The band agreed and recruited a temporary replacement, American guitarist Bobby Sabellico, to join the tour. Bachman would rejoin the band for the final tour date at New York’s legendary Fillmore East.

Back in Winnipeg, Bachman recuperated. He also set in motion plans to produce an album for RCA Records by local band The Mongrels.

With this in mind, he flew out to New York a day early to meet with records executives. When his Guess Who bandmates got wind that their guitarist was negotiating contracts while they were playing gigs with a replacement, the poop hit the fan. Months of pent-up acrimony exploded.

“I think we were in Springfield, Mass., within driving distance of New York,” recalls Garry Peterson.

“The other guys got me up and they knew exactly where he was staying in New York. We drove there, arriving around nine in the morning and went straight to the hotel.

He had already gone to the meeting, so we sat there in the lobby waiting for him to come back. Randy walked in, we went upstairs and Burton said, ‘Randy, we don’t want you in the band anymore.’ And he said ‘That’s OK, I was thinking of leaving.’ He was fired before he could say he quit. It was very tough on me, because we were the closest. I think if Randy would have said, ‘I’m sorry. I made a mistake,’ I think Burton and Jim would have accepted that and we could have carried on.”

In the emotionally charged atmosphere of that hotel room, such an outcome was unlikely. Bachman was accused of manipulating the band’s schedules for his own benefit. The die was cast.

Nonetheless, the Fillmore gig remained. Bachman played his heart out that night, but nothing could change the outcome. At a post-concert celebration at Sardi’s restaurant hosted by RCA Records, the band glumly posed for photos.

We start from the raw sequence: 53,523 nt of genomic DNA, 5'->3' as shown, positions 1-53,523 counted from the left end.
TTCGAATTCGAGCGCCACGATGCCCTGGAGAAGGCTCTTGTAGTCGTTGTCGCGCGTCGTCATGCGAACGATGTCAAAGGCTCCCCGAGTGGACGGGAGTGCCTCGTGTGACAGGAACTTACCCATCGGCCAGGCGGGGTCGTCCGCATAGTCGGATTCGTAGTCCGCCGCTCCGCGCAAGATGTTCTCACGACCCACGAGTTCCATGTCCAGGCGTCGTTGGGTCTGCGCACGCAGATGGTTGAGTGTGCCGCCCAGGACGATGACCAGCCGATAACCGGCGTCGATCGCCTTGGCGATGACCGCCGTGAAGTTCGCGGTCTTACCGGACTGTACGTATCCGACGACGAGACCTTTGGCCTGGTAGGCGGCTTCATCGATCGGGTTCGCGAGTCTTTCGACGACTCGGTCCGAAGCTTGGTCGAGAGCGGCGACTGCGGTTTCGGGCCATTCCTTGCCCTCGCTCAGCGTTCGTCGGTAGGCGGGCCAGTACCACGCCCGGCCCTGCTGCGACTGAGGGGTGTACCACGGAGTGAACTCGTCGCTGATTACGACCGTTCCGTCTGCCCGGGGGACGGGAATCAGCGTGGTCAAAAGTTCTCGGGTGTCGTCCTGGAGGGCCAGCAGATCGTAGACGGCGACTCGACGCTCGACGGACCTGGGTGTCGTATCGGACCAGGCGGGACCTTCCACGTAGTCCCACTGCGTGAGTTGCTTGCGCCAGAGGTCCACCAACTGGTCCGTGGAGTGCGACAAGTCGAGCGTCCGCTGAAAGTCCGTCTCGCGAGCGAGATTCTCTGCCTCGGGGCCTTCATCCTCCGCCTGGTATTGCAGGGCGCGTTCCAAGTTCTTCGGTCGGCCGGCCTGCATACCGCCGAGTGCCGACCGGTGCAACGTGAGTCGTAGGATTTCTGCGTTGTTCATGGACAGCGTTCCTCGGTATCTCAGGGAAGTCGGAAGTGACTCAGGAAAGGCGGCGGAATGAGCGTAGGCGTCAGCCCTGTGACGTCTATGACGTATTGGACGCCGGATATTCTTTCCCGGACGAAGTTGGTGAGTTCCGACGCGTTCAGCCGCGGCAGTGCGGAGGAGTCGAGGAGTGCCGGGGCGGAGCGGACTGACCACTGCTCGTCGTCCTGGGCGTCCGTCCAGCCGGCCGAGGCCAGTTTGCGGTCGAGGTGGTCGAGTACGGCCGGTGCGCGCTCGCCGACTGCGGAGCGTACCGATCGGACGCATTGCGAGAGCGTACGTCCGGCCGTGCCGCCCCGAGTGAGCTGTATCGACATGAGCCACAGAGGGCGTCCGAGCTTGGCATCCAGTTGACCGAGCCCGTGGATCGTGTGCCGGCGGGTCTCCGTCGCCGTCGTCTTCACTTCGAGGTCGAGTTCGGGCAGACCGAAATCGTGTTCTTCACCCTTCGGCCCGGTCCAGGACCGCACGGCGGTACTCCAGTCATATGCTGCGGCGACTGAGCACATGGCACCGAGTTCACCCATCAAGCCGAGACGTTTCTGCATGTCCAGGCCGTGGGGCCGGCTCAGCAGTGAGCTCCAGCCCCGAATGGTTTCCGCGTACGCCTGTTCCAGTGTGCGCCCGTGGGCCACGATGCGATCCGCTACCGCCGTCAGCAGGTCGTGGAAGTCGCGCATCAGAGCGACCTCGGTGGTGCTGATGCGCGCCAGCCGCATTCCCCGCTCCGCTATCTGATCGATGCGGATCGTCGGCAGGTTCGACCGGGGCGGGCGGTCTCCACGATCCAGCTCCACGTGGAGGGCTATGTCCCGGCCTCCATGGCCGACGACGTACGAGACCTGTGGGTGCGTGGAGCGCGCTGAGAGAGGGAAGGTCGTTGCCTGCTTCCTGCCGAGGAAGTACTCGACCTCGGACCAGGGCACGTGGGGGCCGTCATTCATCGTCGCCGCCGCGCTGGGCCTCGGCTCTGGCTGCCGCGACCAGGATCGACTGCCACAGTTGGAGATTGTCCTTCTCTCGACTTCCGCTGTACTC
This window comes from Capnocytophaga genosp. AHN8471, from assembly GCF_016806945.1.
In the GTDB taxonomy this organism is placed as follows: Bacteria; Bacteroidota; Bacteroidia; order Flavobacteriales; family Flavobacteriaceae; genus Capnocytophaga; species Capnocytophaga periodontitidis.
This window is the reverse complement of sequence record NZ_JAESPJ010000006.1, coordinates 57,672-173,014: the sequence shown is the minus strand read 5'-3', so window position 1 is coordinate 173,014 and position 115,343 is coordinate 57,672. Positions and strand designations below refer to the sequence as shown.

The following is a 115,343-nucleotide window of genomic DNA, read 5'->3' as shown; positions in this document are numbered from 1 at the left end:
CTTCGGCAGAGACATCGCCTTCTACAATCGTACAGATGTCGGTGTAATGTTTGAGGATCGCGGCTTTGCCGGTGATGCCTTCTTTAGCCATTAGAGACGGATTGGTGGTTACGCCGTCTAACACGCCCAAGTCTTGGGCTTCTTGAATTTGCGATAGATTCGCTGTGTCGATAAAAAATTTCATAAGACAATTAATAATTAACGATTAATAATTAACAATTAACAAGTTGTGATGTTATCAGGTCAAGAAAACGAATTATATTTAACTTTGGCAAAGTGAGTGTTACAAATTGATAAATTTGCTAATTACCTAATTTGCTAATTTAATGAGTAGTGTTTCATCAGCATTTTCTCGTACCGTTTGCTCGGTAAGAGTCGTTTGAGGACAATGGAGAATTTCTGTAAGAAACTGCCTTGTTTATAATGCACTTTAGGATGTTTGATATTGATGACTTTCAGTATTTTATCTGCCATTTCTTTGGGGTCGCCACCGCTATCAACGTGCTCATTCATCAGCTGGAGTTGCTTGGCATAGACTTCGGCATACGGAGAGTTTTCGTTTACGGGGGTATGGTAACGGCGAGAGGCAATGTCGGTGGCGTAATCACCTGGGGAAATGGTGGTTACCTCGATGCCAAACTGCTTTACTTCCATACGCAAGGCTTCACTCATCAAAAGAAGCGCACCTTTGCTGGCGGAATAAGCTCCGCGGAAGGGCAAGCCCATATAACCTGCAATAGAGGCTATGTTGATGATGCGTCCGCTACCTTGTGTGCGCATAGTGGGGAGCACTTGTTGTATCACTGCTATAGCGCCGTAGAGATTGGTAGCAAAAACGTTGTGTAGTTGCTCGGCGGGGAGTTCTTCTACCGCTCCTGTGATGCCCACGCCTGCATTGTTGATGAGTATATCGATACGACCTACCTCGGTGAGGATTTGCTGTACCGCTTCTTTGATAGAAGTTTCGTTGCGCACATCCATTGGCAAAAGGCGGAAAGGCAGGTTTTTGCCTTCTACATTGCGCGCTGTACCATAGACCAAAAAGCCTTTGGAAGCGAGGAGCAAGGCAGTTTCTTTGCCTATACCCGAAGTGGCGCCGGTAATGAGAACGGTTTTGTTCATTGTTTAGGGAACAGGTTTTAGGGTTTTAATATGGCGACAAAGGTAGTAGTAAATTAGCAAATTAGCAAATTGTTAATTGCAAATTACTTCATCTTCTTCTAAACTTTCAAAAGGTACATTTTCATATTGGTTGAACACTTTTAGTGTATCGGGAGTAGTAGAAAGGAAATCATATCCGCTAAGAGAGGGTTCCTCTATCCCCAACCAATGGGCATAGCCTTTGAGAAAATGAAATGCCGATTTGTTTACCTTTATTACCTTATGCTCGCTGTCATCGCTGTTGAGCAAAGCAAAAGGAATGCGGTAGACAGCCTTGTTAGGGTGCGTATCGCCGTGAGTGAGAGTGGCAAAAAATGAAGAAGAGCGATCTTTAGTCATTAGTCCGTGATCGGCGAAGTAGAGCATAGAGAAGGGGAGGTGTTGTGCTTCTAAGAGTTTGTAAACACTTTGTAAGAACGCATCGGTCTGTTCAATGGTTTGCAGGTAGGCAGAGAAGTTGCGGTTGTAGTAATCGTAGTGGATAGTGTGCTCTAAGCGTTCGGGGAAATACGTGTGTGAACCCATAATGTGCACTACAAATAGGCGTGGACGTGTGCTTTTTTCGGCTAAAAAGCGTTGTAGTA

“I was aware there was a dichotomy of lifestyles within the group,” states RCA executive Don Burkhimer, “Randy being a Mormon and the others not adhering to the same scruples. But I didn’t think it would affect the continuation of the band as it was because they were having so much success. When I found out that night that Randy was leaving the band, I couldn’t believe it. It came as quite a shock to me. I talked to Randy, trying to convince him to stay, but it was a done deal. I had a great deal of concern for the future of the band. The Guess Who was never the same.”

While the Guess Who regrouped with guitarists Kurt Winter and Greg Leskiw, Bachman formed Brave Belt, which ultimately morphed into Bachman-Turner Overdrive.

By 1974, BTO was the biggest success story in music, with Bachman earning another coveted No. 1 single on the Billboard charts with You Ain’t Seen Nothing Yet. By that point the Guess Who’s fortunes were ebbing despite a return to the pop charts with Star Baby and Clap for the Wolfman.

With Peterson and Cummings the only remaining members from the band’s heyday, the Guess Who folded the following year.

In retrospect, what the music world gained from Bachman’s bombshell exit from the Guess Who was another solid gold Canadian group. But Bachman had something to prove. Written off as a straight guy in a drug-drenched business, he dispelled that sentiment. The bitterness and recrimination from that May 16 confrontation, however, would be long-lasting.


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John Einarson

John Einarson

Born and raised in Winnipeg, music historian John Einarson is an acclaimed musicologist, broadcaster, educator, and author of 14 music biographies published worldwide.